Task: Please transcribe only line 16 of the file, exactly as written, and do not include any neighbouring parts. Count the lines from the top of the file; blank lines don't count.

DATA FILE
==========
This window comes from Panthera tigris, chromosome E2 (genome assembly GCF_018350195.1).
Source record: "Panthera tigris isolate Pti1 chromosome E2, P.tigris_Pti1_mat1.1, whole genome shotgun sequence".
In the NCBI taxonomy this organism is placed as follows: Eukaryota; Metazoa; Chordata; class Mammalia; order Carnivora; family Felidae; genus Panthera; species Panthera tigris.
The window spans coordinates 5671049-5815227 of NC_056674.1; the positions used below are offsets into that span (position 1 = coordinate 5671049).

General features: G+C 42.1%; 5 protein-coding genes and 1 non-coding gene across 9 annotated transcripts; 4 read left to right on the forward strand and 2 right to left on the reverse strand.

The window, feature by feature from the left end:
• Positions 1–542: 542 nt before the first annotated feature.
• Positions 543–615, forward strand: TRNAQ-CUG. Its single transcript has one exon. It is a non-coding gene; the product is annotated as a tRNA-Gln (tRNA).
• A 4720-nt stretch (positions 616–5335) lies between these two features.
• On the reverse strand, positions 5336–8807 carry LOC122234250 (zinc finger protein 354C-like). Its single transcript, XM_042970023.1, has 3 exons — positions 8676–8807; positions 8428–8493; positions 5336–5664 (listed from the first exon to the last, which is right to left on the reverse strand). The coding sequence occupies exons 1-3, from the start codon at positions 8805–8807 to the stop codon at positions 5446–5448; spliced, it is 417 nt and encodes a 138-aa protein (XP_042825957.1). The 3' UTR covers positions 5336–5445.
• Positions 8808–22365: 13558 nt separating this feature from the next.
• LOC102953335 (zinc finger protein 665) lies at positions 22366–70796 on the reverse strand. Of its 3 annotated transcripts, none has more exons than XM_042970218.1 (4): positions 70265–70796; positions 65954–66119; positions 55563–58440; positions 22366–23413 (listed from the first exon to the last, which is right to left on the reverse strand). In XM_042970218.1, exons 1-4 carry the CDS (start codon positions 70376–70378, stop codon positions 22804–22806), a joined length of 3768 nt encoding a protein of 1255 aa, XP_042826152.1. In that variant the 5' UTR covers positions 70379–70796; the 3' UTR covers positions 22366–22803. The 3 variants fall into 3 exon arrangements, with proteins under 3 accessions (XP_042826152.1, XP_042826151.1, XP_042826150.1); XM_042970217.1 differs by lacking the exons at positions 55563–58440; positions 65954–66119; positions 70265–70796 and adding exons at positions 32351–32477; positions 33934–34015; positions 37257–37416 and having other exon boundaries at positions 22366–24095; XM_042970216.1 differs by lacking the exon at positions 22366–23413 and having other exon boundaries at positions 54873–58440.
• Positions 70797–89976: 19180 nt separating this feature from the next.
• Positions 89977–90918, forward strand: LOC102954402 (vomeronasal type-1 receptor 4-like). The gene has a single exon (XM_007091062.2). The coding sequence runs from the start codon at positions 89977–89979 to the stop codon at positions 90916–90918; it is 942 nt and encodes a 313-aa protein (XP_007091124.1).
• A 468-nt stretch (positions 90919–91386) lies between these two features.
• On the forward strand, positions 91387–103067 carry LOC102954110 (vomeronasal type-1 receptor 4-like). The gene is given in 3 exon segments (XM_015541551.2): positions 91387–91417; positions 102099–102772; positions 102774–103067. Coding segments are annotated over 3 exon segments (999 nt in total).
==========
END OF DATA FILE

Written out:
• On the forward strand, positions 91387–103067 carry LOC102954110 (vomeronasal type-1 receptor 4-like). The gene is given in 3 exon segments (XM_015541551.2): positions 91387–91417; positions 102099–102772; positions 102774–103067. Coding segments are annotated over 3 exon segments (999 nt in total).